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Which? submission to the Health Committee's inquiry into the impact of diet and physical activity on health

Around two thirds of the population are overweight or obese. While many people know what they should be eating to be healthy, they struggle to put this into practice. While initiatives such as improving the skills taught in schools and wider government social marketing campaigns have an importance place, the environment in which people make their food choices has to support healthier choices in order to see meaningful change.

Our research shows that this is still often not the case and that healthy eating messages are often undermined by issues such as availability, affordability and marketing practices.

Some progress has been made in important areas such as salt reduction and clearer nutrition labelling. But overall a more ambitious approach is needed to tackle the barriers that all too often mean it is easier to eat unhealthily than to be healthy.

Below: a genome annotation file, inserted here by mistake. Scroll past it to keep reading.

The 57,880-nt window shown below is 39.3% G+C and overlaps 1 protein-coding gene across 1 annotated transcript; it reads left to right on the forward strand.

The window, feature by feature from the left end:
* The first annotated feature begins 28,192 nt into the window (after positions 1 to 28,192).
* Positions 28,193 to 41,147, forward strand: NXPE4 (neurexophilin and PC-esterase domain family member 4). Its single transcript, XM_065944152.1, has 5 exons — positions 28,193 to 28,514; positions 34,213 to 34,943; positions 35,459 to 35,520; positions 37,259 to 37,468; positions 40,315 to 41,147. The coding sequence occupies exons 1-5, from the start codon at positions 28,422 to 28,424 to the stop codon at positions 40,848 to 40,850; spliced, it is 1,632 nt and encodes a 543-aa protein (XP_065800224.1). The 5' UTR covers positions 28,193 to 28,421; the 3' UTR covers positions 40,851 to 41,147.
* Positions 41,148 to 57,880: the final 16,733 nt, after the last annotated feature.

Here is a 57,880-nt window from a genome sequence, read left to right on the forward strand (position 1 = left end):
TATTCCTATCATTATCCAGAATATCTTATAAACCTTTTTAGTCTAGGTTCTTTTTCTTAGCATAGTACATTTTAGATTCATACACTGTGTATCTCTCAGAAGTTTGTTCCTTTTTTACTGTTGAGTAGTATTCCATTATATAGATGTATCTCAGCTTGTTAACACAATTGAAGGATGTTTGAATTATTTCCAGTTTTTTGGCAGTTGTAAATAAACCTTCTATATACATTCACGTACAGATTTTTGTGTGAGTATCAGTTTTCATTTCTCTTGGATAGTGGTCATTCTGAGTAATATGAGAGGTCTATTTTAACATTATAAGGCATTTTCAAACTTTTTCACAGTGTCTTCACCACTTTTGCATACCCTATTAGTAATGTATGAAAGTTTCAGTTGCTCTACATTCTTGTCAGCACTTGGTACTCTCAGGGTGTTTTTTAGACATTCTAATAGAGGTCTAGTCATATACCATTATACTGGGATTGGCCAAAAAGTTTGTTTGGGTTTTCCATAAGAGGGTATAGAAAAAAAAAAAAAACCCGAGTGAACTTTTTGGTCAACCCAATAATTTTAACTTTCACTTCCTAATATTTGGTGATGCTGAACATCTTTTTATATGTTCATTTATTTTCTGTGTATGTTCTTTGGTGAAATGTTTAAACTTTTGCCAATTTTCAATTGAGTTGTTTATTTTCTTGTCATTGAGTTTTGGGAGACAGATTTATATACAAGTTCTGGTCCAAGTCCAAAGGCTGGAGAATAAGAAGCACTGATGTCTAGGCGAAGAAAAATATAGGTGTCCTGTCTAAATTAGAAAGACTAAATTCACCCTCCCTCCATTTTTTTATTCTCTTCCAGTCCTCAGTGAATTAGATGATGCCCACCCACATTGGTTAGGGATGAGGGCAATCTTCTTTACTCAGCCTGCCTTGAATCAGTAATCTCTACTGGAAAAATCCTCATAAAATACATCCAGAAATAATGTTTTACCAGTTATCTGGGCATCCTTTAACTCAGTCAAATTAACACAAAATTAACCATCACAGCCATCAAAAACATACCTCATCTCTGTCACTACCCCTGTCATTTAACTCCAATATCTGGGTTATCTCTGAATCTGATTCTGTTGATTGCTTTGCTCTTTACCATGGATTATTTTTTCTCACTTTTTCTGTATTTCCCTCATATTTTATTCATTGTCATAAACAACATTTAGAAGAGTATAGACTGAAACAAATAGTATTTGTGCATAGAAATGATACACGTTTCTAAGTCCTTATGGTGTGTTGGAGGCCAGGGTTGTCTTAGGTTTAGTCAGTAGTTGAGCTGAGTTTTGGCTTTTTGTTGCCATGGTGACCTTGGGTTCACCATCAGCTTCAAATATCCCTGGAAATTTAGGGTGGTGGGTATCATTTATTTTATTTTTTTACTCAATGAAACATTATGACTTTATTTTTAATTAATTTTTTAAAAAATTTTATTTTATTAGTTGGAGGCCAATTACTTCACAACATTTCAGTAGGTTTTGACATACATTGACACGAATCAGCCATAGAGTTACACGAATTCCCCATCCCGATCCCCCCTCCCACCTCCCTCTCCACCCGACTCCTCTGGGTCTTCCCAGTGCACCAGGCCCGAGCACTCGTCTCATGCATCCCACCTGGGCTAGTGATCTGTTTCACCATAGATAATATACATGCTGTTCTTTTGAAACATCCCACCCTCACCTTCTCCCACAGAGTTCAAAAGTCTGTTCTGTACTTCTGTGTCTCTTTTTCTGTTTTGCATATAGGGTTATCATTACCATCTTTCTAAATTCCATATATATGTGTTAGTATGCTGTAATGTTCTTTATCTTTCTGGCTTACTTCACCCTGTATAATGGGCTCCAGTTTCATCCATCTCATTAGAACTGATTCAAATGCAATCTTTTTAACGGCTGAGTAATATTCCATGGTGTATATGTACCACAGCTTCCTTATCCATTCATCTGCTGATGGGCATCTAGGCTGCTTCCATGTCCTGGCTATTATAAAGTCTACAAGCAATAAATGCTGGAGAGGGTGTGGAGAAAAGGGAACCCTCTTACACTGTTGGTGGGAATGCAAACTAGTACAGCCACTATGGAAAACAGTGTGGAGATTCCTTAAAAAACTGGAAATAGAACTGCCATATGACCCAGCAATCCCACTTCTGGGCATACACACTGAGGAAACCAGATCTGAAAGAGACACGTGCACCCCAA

Priorities should include setting targets for reducing sugar and saturated fat in key food categories, along with continuing work on salt reduction; tackling the many food promotions that undermine healthy eating messages, including price promotions and marketing aimed at children; and improving the information available to consumers at the point they choose what to eat – through full roll out of traffic light nutrition labelling and provision of energy labelling in chain restaurants.